1.) Understand the importance of family.
As a parent, you are your baby’s first role model and teacher. She imitates your moves, learns your language, and incorporates your values.
But others in the family are important, too—so embrace their contributions. According to experts, when moms, dads, grandmas, and grandpas are involved with children on a regular basis, kids are more likely to achieve academically, display more positive attitudes and behaviors, and are far more likely to feel secure and safe.
2.) Put “family time” on your to do list.
President Barack Obama routinely made family dinners a priority, despite his demanding schedule. Tech exec Sheryl Sandberg also keeps family meals high on her agenda.
If you can’t be home for dinner, make it your business to arrive in time for bedtime stories. Or make a date with your tot for special Saturday morning one-on-one time. But then truly be present. Leave your PC or pad in the study. Turn off the TV. Let the non-emergency calls and emails go.
Instead, enjoy pleasant routines with your baby. Walk the dog, spruce up baby’s space, cook or bake together. Catch butterflies (and release them). Toss a ball. Show and tell your sweetie he’s at the top of your list of favorites. Assure him his comfort and happiness count.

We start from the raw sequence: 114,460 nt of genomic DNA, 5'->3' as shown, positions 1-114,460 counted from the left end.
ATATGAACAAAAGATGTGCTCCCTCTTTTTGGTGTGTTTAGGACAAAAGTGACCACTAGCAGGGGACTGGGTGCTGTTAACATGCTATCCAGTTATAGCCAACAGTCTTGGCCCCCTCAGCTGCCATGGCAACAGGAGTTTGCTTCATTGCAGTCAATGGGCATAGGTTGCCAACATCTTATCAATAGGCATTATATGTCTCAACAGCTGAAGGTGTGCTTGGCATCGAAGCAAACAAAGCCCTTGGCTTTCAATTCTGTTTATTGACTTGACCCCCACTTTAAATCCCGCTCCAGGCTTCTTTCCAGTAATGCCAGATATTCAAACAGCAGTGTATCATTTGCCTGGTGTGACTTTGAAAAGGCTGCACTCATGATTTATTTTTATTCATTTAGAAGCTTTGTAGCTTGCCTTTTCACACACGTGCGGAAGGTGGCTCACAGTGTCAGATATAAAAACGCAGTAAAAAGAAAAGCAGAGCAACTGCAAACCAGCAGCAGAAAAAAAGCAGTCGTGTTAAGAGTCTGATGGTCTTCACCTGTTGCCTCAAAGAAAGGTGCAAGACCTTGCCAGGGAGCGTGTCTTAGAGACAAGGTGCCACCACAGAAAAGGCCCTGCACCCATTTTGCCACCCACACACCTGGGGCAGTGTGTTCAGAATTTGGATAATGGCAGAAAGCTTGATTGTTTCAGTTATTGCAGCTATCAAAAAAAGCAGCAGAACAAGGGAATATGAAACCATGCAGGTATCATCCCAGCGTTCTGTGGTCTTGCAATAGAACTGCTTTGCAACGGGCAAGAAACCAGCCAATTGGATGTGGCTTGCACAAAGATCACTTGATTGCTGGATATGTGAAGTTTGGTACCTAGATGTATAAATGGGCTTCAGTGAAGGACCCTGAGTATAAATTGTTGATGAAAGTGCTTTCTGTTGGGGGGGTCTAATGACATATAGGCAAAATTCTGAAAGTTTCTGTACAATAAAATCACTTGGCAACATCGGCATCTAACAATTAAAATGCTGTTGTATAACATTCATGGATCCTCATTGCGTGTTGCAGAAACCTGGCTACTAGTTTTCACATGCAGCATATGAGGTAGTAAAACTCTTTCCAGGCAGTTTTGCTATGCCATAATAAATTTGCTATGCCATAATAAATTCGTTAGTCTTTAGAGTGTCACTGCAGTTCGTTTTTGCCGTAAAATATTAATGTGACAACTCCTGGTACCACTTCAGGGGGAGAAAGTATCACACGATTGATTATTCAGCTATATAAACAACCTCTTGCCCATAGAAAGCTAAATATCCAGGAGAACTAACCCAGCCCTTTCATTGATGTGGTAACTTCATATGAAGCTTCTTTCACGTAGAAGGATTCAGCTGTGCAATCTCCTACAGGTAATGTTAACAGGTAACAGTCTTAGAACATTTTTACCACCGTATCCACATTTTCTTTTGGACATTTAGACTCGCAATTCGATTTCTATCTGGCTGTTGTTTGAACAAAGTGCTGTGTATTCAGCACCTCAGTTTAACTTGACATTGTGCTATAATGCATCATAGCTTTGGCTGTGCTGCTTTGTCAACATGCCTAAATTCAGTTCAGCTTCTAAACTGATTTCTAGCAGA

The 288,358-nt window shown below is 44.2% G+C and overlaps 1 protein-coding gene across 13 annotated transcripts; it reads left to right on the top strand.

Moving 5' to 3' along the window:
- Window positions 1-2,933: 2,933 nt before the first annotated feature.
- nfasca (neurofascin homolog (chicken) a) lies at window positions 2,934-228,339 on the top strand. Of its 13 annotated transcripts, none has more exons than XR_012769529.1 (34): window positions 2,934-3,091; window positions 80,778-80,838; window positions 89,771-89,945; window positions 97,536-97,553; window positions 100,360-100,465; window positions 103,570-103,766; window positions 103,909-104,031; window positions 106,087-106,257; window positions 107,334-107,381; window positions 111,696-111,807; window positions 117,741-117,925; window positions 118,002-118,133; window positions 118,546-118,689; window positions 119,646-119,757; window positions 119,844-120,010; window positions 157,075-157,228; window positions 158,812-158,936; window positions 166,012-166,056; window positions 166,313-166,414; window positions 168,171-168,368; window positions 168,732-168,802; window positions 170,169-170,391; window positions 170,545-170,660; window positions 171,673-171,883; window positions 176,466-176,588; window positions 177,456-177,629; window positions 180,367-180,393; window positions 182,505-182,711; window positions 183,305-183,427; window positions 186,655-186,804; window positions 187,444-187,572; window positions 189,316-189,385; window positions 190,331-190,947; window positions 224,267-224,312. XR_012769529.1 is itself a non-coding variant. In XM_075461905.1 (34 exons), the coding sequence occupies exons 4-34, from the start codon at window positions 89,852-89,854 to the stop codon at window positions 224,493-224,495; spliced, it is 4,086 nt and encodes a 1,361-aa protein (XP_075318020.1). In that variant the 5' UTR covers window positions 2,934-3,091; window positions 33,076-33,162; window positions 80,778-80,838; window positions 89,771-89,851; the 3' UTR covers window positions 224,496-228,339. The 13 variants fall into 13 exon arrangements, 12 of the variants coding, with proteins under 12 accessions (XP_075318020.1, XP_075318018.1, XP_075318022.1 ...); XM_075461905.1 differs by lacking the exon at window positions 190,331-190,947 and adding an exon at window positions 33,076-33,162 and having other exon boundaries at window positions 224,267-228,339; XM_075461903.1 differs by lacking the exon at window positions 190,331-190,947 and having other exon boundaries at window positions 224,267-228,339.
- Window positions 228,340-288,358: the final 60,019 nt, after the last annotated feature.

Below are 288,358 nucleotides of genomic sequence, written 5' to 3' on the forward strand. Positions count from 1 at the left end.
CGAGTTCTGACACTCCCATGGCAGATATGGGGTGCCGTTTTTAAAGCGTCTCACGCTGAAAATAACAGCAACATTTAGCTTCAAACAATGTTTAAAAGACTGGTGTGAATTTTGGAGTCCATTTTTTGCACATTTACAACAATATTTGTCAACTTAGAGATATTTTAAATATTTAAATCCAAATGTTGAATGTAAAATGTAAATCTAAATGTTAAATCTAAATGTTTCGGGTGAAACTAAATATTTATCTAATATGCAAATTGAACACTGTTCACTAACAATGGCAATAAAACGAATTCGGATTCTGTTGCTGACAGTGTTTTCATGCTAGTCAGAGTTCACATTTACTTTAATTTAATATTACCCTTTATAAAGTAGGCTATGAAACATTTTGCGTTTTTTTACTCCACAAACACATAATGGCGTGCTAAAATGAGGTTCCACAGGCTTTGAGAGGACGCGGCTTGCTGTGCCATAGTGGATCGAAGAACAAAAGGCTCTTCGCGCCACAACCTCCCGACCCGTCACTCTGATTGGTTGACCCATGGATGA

3.) Redefine what it means to visit.
High-tech tools like Skype and FaceTime make face-to-face contact with far-flung relatives easier than ever. So set aside time for virtual drop-ins with grandma and grandpa. While granny and gramps are on the screen, tell your baby she’s “talking” to nana and papa. Flip through photo albums for family pictures. Refer to relatives by name. Chat about Uncle Andy’s new puppy or Aunt Abby’s vacation.
Better yet, “revisit” a family adventure. Help your little one identify everyone in a photo from the last family outing. Tell her everyone in the picture adores her and loves spending time together as a family. Show her the photos and ask, Who is smiling? Hugging? Holding hands?